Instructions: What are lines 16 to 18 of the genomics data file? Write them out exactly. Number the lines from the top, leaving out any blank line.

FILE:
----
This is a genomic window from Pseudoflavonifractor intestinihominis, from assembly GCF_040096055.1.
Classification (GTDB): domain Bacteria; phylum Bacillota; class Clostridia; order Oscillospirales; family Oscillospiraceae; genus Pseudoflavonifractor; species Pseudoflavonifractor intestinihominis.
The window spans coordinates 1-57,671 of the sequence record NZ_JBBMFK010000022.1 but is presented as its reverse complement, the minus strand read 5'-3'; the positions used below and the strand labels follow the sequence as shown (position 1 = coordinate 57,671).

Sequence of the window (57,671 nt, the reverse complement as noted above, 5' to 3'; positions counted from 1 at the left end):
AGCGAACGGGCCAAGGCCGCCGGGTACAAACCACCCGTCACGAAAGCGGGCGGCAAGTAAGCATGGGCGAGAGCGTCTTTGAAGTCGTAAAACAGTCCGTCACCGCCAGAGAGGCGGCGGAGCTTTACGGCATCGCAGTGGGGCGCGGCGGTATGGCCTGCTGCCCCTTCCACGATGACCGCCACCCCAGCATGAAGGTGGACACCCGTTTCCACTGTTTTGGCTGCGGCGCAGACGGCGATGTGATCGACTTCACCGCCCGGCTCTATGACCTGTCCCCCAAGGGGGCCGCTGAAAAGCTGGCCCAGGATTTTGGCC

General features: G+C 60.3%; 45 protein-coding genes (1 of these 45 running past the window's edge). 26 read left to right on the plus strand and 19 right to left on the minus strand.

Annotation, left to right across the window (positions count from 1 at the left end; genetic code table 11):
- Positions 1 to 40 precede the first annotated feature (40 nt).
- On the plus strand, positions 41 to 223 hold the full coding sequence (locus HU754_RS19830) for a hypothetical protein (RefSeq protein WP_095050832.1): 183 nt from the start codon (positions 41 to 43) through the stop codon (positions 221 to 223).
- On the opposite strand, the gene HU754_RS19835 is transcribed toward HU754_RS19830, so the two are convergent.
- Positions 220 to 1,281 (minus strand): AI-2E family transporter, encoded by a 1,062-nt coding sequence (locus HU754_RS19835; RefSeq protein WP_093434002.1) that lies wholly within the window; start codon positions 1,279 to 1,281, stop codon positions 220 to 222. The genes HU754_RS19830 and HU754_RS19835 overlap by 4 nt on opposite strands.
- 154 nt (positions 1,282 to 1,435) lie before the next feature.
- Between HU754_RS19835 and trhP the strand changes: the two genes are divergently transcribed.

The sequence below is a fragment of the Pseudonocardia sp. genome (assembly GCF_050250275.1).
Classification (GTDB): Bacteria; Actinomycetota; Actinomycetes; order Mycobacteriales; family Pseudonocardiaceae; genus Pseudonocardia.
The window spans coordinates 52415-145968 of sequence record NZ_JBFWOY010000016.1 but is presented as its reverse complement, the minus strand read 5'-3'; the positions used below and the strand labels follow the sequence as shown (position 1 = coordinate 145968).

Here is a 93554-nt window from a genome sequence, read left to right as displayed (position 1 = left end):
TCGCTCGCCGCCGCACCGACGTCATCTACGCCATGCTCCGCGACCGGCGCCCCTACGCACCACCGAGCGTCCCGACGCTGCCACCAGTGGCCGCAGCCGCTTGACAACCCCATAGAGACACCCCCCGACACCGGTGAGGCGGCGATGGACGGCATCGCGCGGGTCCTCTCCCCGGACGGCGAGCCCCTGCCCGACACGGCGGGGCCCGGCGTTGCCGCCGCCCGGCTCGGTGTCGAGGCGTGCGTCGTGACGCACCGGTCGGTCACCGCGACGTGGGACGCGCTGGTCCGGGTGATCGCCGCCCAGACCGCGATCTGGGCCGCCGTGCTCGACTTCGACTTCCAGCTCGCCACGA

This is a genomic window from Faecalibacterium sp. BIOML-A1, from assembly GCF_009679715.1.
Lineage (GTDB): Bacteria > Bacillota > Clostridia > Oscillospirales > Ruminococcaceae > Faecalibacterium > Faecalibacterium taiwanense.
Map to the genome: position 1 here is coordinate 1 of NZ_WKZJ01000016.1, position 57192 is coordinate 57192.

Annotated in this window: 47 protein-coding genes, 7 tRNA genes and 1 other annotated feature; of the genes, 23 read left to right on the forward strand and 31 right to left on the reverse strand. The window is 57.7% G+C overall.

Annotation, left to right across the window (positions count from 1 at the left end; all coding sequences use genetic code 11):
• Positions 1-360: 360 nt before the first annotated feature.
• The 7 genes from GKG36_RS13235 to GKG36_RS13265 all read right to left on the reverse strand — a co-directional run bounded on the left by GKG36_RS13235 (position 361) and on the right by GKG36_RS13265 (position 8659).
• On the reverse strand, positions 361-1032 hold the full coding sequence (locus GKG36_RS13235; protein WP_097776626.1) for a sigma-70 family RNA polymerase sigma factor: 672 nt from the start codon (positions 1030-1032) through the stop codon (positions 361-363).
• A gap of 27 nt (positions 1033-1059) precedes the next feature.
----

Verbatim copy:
The window spans coordinates 52415-145968 of sequence record NZ_JBFWOY010000016.1 but is presented as its reverse complement, the minus strand read 5'-3'; the positions used below and the strand labels follow the sequence as shown (position 1 = coordinate 145968).

Here is a 93554-nt window from a genome sequence, read left to right as displayed (position 1 = left end):
TCGCTCGCCGCCGCACCGACGTCATCTACGCCATGCTCCGCGACCGGCGCCCCTACGCACCACCGAGCGTCCCGACGCTGCCACCAGTGGCCGCAGCCGCTTGACAACCCCATAGAGACACCCCCCGACACCGGTGAGGCGGCGATGGACGGCATCGCGCGGGTCCTCTCCCCGGACGGCGAGCCCCTGCCCGACACGGCGGGGCCCGGCGTTGCCGCCGCCCGGCTCGGTGTCGAGGCGTGCGTCGTGACGCACCGGTCGGTCACCGCGACGTGGGACGCGCTGGTCCGGGTGATCGCCGCCCAGACCGCGATCTGGGCCGCCGTGCTCGACTTCGACTTCCAGCTCGCCACGA